Published on on Huddle Today, Mar 17, 2016.
FREDERICTON – Andrea Feunekes was part of the New Brunswick startup scene before “startup scenes” were even a thing.
She may be, as the kids say, an OG.
The president and CEO of Remsoft started the company back in 1992 with her husband Ugo – now the company’s CTO .
“‘Startup’ wasn’t a thing back then. But both my husband and I have always been independent in our thinking and kind of wanted to do things in our own way,” says Feunekes. “This is the third business that we’ve worked on together and it just seemed easier that when you have an idea, you get out and do it.”
With over 200 clients worldwide, Remsoft helps public agencies, leading products companies, and timber investment management organizations gain insight into how their land assets are being used and could be used. It uses big data to help companies manage risks, costs and decision complexities, while creating sustainable value. People have taken notice of Feunekes’ tenacity. Last year she was presented with a lifetime achievement award for Startup Canada.
But with over 24 years in business, Feunekes has faced her share of challenges. Some of the biggest have been the moments where she didn’t really know what to do. She says with New Brunswick’s growing and supportive entrepreneurship ecosystem, that’s one challenge she wouldn’t have to face if she were starting out today.
“There isn’t a book on how to run a business or how to be a startup. So what do you do when something happens?” says Feunekes. “I didn’t know that I could just pick up the phone and call some of the business leaders in this province and say ‘hey, can you help me?’ and they would. I had challenges in terms of trying to figure things out on my own when maybe I didn’t need to.”
Other big challenges have come from the fact that Remsoft is largely involved in the forestry industry, which hasn’t always been the most stable throughout the years.
“A few times in our history, essentially we would lose our clients because they would go bankrupt or they would go out of business. There was a time when a lot of the paper companies sold off their land,” says Feunekes. “That meant they didn’t manage forests anymore and our clients were gone. We had to do this pivoting and rebuilding several times over the 24 odd years we’ve been working.”
The way Feunekes got through these challenges? Not looking at them as such.
“I never think about them as challenges . . . I like working in a world of uncertainty. I find it interesting to find your way through the uncertainty and out the other side,” she says. “I like the strategic part of business, so I don’t see things as challenges. I see them as opportunities and exciting things to figure out.”
Feunekes is one of few female CEOs in New Brunswick. It’s not a fact she really focuses on much, but it’s something she’d like to see more of. She says women shouldn’t be afraid of taking the startup plunge.
“Go after it and don’t be afraid to ask for help. There is a tonne of people in the province who would love to see somebody start a business and succeed,” says Feunekes. “The other business people particularly in this province are massive cheerleaders. They will help where they can. They’ll take a phone call. It’s something I didn’t realize early and I think it slowed my business down . . . I could have moved faster.”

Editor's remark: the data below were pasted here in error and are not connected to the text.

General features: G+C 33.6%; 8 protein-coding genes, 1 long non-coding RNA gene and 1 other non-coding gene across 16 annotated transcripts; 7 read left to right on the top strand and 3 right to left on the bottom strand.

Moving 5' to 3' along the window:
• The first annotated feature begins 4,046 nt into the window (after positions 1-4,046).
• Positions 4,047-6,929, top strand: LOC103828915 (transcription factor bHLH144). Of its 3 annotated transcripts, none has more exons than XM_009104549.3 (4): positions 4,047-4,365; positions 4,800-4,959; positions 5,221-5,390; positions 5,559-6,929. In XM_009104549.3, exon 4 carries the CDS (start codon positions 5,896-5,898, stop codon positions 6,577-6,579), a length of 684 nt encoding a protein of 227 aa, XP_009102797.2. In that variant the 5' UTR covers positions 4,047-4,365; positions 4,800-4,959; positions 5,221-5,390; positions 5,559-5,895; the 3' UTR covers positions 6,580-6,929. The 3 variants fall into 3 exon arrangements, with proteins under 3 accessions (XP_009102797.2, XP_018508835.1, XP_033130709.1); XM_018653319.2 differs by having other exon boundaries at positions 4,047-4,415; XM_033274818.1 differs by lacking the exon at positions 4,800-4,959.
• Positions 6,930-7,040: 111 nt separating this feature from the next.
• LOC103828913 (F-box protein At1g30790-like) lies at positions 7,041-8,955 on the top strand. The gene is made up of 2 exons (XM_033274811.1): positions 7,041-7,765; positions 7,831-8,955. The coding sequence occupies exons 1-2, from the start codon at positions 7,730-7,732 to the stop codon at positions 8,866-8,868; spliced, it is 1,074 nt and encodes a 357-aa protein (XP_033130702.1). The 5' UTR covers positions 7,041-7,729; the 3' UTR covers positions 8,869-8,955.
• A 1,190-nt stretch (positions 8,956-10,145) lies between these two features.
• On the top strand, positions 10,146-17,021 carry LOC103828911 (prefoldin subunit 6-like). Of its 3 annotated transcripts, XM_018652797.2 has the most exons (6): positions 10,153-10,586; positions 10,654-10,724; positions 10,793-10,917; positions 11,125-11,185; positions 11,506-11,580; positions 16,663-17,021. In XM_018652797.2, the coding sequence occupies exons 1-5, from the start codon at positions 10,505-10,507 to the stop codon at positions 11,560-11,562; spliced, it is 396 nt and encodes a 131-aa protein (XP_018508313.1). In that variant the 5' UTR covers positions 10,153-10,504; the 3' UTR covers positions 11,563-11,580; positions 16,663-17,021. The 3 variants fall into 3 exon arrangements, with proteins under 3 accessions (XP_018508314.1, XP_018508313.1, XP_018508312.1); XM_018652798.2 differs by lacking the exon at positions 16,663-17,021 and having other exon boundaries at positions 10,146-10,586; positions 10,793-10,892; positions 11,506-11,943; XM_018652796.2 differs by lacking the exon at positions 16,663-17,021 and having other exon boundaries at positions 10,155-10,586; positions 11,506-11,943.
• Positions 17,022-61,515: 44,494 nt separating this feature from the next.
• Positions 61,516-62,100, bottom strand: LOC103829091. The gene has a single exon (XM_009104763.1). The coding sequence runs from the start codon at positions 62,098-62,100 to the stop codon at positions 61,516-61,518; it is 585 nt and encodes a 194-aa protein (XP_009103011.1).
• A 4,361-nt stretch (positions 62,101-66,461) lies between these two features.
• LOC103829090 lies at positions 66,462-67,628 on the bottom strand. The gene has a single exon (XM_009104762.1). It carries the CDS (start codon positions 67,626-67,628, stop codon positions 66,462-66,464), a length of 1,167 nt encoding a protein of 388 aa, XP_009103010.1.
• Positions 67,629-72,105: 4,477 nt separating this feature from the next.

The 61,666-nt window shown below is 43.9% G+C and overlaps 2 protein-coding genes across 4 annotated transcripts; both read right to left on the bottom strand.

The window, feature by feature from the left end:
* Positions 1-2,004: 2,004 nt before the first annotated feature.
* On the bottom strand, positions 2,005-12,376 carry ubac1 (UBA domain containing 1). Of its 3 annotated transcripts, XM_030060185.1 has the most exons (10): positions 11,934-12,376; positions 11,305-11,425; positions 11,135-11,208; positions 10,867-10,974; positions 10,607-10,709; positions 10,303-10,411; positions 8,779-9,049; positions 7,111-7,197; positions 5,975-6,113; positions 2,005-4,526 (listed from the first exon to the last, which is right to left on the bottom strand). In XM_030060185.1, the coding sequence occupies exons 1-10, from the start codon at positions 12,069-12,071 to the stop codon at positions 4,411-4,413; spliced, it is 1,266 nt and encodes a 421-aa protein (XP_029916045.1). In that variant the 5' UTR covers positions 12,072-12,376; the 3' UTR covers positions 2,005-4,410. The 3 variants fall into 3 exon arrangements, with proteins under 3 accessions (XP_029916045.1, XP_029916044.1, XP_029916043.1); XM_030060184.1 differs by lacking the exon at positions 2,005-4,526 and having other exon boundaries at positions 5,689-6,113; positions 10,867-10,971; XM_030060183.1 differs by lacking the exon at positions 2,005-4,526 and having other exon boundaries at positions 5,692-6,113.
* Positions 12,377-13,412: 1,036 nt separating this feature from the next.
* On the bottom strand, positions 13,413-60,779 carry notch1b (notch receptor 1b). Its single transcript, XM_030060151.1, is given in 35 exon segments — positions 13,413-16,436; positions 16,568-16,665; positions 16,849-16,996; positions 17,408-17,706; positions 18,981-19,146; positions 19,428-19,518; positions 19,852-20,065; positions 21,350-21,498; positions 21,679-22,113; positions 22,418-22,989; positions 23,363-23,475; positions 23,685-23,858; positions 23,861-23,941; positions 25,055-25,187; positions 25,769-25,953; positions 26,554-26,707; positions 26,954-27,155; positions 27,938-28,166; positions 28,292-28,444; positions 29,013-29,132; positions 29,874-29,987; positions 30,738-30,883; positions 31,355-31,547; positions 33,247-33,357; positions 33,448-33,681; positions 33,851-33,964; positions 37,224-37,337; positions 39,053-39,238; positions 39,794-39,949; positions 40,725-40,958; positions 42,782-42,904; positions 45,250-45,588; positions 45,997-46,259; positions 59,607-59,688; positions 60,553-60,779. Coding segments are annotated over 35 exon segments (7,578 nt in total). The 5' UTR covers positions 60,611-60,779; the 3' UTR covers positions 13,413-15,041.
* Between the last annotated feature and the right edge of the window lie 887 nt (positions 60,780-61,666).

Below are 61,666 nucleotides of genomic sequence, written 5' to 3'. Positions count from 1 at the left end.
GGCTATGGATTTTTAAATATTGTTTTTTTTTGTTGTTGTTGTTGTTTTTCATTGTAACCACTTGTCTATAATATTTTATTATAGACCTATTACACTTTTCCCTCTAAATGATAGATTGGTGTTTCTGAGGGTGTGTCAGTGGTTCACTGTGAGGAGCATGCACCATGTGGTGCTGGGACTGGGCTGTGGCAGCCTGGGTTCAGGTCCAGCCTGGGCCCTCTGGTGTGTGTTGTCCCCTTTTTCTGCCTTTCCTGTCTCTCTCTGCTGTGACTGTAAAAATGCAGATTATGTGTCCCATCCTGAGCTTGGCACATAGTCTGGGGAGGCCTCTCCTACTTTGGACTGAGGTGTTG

Feunekes is the chair of the New Brunswick Business Council, a group of non-partisan business leaders who are committed to trying to help the province’s growth and community development. There’s a lot of things New Brunswick needs to work on, but according to Feunekes the main one is innovation.
“We’ve got the resources to be innovative. We’ve got good universities, we’ve got a very entrepreneurial community,” she says. “We have the opportunity to mark off territory in the global market. We don’t want to get left behind, but that means all of us have to invest in innovation.”
And when she says “all of us”, she really does mean all of us.
“At the school level, it means not producing learners, but producing thinkers and creativity. At the company level it means taking some of what we do and investing back in innovation. Government needs to think and put a priority on innovation. It takes all levels, that’s the thing that’s going to take us out of where we are today and propel us forward.”
Another area of improvement is immigration. With the province expecting to resettle around 1,500 refugees, this could be New Brunswick’s time to shine.
“I think the refugees need to be welcomed with open arms. They’re bringing their families. They’re committed to building a healthy life in New Brunswick just like the rest of us,” says Feunekes. “They’re a source of employment for business that are trying to grow. Anytime you add diversity you make a richer, stronger community.”
Yet, there are some opponents to resettling refugees…and other bold steps that might transform New Brunswick. Feunekes says it’s fine to disagree with ideas, but at least try to add something constructive to the conversation.
“We have what I believe is a small core of people who are almost anti-everything,” she says.
“I would challenge anybody if they have a criticism of something that’s going on in the province, they should balance that with a very concrete idea or suggestion. It’s fine to criticize, but if that’s the only thing that happens, we’ll never move forward.”
Though the “anti-everything” crowd somehow manages to make their message loud and clear in the province’s narrative, Feunekes believes they are just a small minority.
“I do believe that the vast majority of New Brunswickers are great people who love this place and are waiting for an opportunity, she says.
“I think it’s up to every single one of us to lean in and try to make a difference in some way and we’ll get there.”